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Ancestors of Janet Elaine GUERRA

Notes


12052. Thomas Gates

This information was from a BBS message from Tom Stevens on November 2,
1994.
Death info and birth info from LDS ancestral file database.
AFN: 25N8-48


12068. John GALLOP

From Gallup Genealogy
2nd edition BYU 1987

DESCENDANTS OF JOHN GALLOP

(1-1) John Gallop, son of John and Mary (Crabbe) Gollop, b. ca. 1590England
(of Mosterne); d. Jan 11 1650 Boston, Mass.; m. Jan 19 1617 St. Mary's,
Bridport, Dorsetshire, England to Christobel Brushett (JDM) who d. Sep 271655
Boston, Mass.

John Gallop set sail for Boston on Mar 20 1630 on the Mary and John,captained
by Thomas Chubb. The reason for his departure is speculation; conceivablyhe
may have wished to explore the possibilities of settling in New England;
perhaps he may have desired to consider the prospects of engaging in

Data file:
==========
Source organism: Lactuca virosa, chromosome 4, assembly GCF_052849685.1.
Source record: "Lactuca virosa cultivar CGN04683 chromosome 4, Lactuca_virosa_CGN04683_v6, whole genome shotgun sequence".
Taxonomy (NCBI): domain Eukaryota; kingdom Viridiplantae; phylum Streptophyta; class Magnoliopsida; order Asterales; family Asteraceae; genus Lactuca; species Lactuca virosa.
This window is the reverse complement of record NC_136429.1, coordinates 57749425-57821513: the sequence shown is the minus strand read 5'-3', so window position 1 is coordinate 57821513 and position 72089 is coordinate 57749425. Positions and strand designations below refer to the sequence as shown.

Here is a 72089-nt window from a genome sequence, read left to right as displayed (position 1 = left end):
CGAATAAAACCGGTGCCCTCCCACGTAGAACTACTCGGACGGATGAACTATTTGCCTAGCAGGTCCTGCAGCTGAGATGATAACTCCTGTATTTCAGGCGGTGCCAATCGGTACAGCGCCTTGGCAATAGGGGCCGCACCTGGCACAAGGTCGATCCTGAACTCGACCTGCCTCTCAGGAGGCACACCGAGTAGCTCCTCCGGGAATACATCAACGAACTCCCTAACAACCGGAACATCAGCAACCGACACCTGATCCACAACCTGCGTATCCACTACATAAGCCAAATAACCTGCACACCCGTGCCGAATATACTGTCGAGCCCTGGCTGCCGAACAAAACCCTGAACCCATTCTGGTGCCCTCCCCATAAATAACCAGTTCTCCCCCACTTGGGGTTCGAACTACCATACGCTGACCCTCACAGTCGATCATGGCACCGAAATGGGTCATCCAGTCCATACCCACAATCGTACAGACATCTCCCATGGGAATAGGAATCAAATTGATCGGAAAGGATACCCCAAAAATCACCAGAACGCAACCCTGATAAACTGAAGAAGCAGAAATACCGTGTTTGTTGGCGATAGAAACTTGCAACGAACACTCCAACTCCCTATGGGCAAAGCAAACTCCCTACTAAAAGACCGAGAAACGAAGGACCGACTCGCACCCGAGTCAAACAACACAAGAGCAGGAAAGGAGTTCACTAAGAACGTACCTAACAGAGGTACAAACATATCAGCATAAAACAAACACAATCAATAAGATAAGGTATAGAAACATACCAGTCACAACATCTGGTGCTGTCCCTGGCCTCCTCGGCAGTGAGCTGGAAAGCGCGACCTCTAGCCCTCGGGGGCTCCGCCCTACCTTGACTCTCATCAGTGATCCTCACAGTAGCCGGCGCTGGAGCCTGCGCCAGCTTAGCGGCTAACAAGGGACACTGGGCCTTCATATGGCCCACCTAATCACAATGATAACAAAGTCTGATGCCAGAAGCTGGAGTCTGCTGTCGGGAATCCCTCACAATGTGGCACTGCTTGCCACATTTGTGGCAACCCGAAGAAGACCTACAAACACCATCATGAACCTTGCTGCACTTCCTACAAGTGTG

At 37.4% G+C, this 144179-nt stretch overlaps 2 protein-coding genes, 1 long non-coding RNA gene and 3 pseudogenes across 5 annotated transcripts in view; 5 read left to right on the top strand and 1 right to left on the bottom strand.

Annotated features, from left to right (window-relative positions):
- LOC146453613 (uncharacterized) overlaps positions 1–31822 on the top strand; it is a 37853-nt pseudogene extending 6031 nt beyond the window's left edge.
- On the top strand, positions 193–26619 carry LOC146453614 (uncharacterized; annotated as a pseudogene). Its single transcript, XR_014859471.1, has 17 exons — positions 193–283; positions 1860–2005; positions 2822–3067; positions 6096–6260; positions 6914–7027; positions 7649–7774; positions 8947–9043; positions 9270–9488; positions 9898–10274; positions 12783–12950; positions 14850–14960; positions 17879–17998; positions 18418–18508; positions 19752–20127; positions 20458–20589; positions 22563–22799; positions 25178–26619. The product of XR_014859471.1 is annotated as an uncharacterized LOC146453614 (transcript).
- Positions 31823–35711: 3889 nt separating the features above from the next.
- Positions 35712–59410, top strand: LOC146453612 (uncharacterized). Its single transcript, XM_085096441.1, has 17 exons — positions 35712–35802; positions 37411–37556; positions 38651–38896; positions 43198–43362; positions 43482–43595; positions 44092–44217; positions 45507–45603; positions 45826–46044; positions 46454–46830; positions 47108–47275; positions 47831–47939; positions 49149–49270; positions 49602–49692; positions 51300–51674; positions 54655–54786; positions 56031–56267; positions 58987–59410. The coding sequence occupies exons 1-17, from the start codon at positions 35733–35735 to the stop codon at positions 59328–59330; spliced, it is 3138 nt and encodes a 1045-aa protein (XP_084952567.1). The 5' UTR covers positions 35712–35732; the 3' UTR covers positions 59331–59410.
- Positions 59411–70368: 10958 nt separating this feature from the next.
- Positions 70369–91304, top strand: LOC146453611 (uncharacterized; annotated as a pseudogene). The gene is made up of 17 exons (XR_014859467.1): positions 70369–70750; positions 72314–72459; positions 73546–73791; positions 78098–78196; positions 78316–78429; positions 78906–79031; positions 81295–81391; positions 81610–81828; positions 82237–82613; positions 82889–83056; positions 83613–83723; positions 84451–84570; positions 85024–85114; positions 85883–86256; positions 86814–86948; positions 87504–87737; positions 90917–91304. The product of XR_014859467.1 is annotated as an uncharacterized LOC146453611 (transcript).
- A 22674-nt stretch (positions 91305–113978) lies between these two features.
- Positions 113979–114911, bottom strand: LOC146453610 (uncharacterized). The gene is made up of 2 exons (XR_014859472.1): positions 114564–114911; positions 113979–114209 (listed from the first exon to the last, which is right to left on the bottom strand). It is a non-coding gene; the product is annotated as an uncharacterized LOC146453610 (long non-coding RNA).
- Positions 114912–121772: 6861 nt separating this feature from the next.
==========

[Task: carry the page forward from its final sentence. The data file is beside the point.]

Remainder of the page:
transporting immigrants to the New World.

"Seventy-one days later, on May 30, 1630, Capt. Chubb nosed the Mary andJohn
into the cove behind Nantasket Beach and dropped anchor off where thevillage
of Hull stands; in violation of his contract to land his 140 passengerson the
bank of the Charles River, he discharged them on the sand dunes ofNantasket.
The stranded passengers hired a boat to carry them to Watertown and
subsequently the party removed to unoccupied land in what is nowDorchester,
Mass." (CJG)

John Gallop did not remain in Dorchester long. He removed to Boston and"was